William See. My response to this segment is largely to the incident of the Draft Revolts of New York City in the year 1862. These Draft revolts, originally were focused on an unwillingness on the part of newly arrived immigrant groups (such as the Irish) to participate as members in the military service of the Union. This response to the draft entailed including the hanging of 120 black men in New York City. This clearly exposed the undercurrent of the element of racism present at that time.

  4. Brian K Freeland May 22, 2020

    The historical research used in this podcast is exceptional, and I truly appreciate your hard work.

  5. Nicholas Cheranich Jun 5, 2020

    I am White and from Napa CA, which is about an hour North of San Francisco. When my family moved here in the late 1960’s from Phoenix AZ, it was mostly a White population, including many Hispanic families who were primarily migrant farm workers. Twelve miles away in Vallejo, CA, that city was over 70% Black. Napa did its best to keep Black families out. They must have broken several federal laws in the process.

    In my middle-class neighborhood, one of the worst things you could call somebody was the N-word. My family had always raised me to be anti-racist, so I would cringe when I heard my friends call each other that word. I would not however, try to correct them. Once, I was so angry at one of them, I yelled, “You NEGRO!” The friend ran into his house and told his John Birch Society parents what I had said. I could hear the laughter emanating from their kitchen. I felt so stupid.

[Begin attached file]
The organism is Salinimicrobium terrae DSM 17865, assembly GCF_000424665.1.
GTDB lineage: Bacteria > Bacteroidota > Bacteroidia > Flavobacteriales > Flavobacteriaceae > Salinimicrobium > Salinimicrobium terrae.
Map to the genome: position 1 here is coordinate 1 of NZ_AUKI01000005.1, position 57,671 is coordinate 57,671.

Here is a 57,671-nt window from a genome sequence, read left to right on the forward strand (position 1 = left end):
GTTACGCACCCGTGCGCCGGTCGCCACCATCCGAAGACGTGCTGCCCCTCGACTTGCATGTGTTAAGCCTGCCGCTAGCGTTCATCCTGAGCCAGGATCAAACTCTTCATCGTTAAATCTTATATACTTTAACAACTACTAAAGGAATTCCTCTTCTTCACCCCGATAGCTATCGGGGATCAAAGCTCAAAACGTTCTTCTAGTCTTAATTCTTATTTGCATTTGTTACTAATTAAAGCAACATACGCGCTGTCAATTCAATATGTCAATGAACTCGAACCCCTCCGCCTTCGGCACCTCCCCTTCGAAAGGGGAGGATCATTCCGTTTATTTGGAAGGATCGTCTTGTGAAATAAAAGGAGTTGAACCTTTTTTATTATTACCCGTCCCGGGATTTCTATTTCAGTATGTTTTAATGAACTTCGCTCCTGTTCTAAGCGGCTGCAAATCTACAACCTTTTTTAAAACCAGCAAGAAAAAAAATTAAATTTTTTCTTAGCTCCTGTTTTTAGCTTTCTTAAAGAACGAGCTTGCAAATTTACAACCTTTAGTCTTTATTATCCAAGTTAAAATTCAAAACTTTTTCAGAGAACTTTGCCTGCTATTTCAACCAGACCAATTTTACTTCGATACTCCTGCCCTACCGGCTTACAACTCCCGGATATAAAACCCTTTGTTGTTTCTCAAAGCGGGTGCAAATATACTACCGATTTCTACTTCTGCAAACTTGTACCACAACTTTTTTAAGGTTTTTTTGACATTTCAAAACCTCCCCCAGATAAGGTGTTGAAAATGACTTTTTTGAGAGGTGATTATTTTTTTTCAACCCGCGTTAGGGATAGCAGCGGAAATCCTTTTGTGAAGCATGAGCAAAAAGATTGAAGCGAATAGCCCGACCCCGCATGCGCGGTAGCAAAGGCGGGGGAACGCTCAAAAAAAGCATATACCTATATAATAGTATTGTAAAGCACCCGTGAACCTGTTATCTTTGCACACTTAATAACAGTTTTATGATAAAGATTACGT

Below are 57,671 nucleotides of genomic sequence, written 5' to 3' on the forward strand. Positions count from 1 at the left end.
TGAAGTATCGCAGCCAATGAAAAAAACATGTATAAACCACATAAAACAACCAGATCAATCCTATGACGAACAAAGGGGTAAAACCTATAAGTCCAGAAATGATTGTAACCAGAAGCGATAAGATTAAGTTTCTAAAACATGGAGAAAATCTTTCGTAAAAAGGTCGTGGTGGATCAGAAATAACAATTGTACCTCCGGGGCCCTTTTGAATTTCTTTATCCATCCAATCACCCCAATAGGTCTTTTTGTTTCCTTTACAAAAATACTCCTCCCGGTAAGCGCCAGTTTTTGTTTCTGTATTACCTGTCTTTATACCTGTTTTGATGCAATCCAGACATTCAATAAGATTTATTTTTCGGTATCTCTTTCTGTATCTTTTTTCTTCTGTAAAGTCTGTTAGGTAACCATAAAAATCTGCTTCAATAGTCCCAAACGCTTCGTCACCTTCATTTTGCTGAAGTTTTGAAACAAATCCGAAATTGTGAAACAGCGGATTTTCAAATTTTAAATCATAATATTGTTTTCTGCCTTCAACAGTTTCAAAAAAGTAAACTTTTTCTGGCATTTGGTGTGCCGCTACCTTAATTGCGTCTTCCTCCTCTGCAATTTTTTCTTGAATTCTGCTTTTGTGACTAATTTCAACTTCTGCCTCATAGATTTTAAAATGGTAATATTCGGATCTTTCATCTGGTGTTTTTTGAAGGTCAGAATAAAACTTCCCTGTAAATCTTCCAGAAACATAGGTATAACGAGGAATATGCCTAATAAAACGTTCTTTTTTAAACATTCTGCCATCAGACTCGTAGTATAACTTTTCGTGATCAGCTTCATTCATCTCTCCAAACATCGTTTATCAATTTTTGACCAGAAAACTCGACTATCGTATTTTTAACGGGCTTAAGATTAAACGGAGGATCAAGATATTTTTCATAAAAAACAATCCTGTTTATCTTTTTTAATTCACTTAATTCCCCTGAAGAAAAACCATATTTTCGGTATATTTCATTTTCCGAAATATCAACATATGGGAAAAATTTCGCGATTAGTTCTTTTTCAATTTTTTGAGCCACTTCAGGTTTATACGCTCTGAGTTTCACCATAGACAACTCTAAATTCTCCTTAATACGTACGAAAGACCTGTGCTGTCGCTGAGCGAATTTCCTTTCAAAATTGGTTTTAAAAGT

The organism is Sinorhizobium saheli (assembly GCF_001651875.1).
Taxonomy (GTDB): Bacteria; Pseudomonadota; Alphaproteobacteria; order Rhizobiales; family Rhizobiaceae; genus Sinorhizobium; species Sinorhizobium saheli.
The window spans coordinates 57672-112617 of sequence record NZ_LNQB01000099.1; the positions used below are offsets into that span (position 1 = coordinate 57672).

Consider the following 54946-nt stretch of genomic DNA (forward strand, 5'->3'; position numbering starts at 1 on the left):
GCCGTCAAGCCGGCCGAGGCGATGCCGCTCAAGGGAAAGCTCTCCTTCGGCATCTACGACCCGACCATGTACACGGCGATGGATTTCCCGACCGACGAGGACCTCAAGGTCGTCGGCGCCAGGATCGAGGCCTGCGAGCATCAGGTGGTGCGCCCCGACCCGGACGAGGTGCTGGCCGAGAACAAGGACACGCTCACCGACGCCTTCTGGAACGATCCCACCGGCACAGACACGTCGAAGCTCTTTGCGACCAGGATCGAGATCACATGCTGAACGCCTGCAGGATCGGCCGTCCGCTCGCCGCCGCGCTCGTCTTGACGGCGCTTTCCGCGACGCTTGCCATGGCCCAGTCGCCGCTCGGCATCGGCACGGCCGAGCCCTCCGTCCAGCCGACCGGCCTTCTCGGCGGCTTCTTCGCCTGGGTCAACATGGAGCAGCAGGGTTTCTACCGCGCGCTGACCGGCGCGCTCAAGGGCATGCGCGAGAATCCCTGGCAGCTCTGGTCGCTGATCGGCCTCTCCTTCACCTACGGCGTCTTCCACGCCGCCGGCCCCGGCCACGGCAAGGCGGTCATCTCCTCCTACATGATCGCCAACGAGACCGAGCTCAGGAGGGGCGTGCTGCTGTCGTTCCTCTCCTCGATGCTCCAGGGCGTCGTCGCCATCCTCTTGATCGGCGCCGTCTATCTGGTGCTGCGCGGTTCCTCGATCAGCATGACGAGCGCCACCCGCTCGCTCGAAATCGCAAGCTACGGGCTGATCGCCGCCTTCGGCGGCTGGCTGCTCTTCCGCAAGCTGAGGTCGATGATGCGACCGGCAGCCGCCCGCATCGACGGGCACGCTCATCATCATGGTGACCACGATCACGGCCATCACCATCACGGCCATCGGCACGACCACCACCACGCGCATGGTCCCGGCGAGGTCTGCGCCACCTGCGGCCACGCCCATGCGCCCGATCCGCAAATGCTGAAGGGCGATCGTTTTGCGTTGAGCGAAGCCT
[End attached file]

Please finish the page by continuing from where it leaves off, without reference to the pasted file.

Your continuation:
Since then, Napa has changed from what I would consider a very conservative majority to a mostly moderate/liberal one. As a result, it currently has a whopping 0.98% Black population. The point of this podcast is very well taken.

  6. Melissa E Sungela Jun 5, 2020

    White woman – raised 25+ years in Fort Worth, Tx and about 20+ in New Jersey –

    Agreed! 100% to tonality.

  7. Catherine Giannetti Jun 19, 2020

    As John is talking to Chenjerai, telling him about what it was like to grow up in Minnesota as a white man, as he says “the standard sensibility was ‘we don’t have a need for any kind of deep transformation, not like those people in Birmingham or Charleston or Jackson, Mississippi, who have so much more to answer for and so much work to do.” A chill went down my arm, knowing what has happened in the “enlightened” state of Minnesota in the past month. Everyone should listen to this series and examine their frame of reference and ask themselves “what does it mean to be a more active anti-racist?”